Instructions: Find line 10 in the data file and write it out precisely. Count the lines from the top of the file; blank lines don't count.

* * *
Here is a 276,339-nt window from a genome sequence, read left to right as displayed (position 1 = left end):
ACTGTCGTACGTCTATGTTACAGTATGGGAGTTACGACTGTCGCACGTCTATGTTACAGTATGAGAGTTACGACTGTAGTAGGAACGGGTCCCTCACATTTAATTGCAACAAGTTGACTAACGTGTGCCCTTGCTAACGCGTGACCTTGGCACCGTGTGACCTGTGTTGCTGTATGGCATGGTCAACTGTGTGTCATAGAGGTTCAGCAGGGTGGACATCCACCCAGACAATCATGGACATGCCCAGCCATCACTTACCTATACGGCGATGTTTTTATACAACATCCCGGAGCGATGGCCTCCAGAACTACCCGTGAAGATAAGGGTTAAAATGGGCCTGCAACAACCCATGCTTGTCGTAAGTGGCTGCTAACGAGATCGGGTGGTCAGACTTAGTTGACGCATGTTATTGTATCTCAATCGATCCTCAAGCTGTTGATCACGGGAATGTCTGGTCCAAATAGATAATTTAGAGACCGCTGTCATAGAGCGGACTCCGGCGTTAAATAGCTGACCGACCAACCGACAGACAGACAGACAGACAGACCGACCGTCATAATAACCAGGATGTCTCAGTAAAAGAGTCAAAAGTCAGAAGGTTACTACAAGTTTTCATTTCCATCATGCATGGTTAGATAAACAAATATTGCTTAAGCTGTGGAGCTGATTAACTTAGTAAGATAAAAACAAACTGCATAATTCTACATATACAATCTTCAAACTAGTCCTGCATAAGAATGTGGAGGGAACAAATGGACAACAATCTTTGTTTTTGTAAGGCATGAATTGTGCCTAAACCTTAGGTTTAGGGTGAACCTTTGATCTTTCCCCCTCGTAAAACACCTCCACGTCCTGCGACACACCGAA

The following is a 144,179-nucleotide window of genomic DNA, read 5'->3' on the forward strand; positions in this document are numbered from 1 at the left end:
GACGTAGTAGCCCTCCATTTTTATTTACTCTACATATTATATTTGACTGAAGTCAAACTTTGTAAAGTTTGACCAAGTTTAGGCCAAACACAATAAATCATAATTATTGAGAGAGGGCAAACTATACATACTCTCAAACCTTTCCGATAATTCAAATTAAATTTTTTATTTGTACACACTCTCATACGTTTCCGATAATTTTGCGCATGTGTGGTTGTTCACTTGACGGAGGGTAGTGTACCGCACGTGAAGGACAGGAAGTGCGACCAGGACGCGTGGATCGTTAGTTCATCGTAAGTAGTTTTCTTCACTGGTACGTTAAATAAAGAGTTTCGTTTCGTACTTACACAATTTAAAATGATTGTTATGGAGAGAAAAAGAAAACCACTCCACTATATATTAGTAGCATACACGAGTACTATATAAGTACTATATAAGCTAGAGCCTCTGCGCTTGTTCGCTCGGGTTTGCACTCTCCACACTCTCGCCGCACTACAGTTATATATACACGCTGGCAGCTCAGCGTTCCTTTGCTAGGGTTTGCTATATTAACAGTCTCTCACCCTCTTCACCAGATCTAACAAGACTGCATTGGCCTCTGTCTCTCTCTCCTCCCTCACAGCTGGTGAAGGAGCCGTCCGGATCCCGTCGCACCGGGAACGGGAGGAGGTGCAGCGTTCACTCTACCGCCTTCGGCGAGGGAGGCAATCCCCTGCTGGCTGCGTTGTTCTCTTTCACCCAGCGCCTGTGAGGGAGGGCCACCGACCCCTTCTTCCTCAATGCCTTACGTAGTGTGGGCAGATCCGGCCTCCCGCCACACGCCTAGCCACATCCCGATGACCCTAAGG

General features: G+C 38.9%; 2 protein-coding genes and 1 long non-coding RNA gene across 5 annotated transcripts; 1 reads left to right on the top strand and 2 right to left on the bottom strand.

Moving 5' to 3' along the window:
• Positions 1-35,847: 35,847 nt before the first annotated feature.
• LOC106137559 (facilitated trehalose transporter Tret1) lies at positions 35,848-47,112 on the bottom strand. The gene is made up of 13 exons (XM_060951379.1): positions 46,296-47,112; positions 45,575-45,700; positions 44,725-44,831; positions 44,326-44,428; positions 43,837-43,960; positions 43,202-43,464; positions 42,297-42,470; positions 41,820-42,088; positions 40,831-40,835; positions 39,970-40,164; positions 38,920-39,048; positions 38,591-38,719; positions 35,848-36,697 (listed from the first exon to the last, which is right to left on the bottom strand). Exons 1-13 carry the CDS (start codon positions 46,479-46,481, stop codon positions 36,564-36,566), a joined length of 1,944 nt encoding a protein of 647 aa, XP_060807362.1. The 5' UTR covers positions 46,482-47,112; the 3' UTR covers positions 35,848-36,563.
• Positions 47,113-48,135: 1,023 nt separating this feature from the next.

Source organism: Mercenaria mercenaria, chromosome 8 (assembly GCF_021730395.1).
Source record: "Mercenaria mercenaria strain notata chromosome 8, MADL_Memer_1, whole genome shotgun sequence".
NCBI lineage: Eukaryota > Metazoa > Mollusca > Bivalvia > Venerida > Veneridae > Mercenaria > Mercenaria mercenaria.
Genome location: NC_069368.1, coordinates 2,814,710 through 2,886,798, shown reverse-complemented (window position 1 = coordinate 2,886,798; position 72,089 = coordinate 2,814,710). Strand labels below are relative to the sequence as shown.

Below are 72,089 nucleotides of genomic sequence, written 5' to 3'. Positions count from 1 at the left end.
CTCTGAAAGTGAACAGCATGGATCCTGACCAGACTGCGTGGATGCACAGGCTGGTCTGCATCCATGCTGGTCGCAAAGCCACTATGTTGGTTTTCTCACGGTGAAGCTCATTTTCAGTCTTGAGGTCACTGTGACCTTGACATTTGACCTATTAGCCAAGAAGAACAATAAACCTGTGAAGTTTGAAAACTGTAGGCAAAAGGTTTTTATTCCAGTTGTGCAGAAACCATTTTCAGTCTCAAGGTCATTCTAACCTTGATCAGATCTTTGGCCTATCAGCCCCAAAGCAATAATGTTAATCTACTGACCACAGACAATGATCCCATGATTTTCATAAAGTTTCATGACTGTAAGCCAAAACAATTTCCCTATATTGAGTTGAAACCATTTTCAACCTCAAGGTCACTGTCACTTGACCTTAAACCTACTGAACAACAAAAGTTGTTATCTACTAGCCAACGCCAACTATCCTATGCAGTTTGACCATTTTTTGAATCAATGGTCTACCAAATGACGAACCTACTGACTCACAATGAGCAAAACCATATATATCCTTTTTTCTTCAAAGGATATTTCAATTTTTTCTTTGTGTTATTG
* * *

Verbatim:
Source organism: Mercenaria mercenaria, chromosome 8 (assembly GCF_021730395.1).